London Irish Rifles Association

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1918 - The final few months.

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May and June 1918 were spent in an out of the line south west of Albert. There was some enemy artillery and 2/Lieut Downes and twelve other ranks were killed during these two months. In June, each London Irish company had the pleasure of training a platoon of American soldiers in the line.On August 1st, the enemy withdrew east of the River Ancre and London Irish patrols were able to enter Albert during daylight. By 9th August, after many London Irish patrol attacks, few Germans remained in Albert.

A photograph exists in the Imperial War Museum of Lieut Colonel Neely and a patrol in front of the ruined cathedral.  A successful French offensive in July 1918 led to a British advance in August and the 47th Division became involved on August 22nd between Albert and the Somme. Some London Irish platoons advanced into the Happy Valley and succeeded in capturing 3 officers and 103 other ranks. The enemy counter attacked and recovered some ground but Colonel Neely led 50 men on 23rd August quietly behind the enemy and in a completely successful movement, they captured two officers, 65 other ranks and seven machine guns. The battalion remained in opposed positions all day on the 24th and suffered heavy shell fire, and were relieved the next day. Casualties had been severe, 34 other ranks killed and 7 officers and 170 other ranks wounded.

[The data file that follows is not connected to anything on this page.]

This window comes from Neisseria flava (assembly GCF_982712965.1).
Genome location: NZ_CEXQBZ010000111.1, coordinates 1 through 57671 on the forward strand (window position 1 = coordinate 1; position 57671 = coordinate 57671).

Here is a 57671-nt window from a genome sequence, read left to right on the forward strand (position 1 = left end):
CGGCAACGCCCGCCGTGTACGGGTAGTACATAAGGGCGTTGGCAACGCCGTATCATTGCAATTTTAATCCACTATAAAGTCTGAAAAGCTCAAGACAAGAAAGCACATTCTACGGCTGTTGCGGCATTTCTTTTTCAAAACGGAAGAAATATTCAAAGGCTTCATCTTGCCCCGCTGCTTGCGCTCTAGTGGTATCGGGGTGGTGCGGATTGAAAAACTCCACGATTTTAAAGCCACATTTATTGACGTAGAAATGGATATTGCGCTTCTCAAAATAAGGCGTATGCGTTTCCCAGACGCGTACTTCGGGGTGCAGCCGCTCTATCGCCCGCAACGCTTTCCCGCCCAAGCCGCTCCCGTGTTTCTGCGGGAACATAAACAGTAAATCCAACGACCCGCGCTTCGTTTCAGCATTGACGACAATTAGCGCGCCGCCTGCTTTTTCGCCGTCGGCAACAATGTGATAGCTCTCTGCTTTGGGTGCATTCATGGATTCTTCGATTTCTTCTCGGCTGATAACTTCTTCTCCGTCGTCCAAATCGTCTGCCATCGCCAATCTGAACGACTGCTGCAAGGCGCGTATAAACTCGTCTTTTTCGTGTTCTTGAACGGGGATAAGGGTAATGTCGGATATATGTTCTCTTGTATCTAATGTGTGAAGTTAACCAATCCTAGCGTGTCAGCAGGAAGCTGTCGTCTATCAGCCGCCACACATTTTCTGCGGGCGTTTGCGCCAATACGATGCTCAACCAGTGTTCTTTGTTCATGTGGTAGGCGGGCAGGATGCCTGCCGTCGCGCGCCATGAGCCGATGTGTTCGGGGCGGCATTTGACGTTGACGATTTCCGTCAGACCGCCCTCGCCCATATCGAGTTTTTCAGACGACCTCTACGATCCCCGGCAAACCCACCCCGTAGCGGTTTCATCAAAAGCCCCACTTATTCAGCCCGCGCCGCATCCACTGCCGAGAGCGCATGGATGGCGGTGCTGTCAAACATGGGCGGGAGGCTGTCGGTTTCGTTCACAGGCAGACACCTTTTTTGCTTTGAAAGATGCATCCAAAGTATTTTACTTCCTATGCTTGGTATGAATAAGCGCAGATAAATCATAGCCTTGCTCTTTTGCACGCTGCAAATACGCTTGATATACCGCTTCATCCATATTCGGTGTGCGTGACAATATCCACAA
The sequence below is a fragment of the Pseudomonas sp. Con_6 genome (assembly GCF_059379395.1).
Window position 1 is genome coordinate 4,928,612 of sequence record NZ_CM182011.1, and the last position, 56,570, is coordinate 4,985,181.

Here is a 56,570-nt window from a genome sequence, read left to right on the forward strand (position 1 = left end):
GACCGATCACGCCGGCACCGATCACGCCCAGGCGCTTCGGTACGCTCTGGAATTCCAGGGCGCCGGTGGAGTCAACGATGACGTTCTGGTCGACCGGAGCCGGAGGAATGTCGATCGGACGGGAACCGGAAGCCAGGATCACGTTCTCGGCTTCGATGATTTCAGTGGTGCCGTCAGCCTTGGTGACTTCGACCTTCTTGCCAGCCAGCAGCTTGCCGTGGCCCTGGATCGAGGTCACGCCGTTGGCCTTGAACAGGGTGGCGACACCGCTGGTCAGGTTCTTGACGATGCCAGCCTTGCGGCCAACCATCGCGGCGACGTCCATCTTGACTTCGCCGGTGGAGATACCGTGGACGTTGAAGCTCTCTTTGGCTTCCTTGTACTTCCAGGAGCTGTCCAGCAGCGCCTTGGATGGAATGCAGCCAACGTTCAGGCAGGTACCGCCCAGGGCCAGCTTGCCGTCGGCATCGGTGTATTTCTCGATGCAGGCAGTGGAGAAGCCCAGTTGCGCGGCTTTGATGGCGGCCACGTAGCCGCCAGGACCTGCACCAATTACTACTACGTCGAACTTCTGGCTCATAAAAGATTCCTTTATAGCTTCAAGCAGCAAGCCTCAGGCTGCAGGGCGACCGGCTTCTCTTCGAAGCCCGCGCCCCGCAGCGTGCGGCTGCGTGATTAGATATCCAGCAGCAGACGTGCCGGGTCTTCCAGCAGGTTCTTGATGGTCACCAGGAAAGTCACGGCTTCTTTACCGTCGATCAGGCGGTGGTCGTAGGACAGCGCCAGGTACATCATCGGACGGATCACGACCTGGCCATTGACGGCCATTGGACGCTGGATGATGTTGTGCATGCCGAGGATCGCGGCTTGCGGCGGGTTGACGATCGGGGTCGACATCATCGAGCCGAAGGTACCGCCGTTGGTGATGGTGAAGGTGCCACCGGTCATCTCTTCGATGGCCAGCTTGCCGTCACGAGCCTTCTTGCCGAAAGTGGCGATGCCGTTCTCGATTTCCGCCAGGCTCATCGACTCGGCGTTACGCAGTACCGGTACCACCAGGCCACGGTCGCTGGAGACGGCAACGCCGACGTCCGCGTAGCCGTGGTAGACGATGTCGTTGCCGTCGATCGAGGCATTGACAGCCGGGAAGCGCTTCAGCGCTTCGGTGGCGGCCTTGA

The advance continued on the 30th August to Maurepas and the next day at 530am towards Rancourt. Machine gun fire was heavy and the London Irish lost Captain Curling. Lieut Jones and twenty other ranks killed.

The London Irish moved forward again on 5th September across the Canal du Nord with orders to assault the village of Lieramont the next day, which was successful. On 10th September, the battalion left the Somme by train – forever. The days of trench warfare was over.    

After the summer battles on the Somme, the London Irish moved back to Raimbert with good billets known from a previous stay. Rumours of a change of front were current with Italy the favourite, but on the 3rd October, the battalion was back in the line south west of Laventie. They immediately advanced due east against a retreating enemy although opposition from machine guns and snipers caused casualties. A steady advance continued and on 28th October, the Battalion entered Lille as part of the 47th Division accompanying General Birdwood, commanding the 5th Army. From there, the London Irish crossed the L’Escault canal to reconnoitre. The enemy continued to withdraw but the battalion fired their last shot on 7th November as other units took up the pursuit. Unfortunately 2/Lieut Baxter was killed on this day.

When hostilities ceased, the battalion took part in the picqueting of the town of Tournai, then worked on the damaged Lille to Brussels railway for a few days.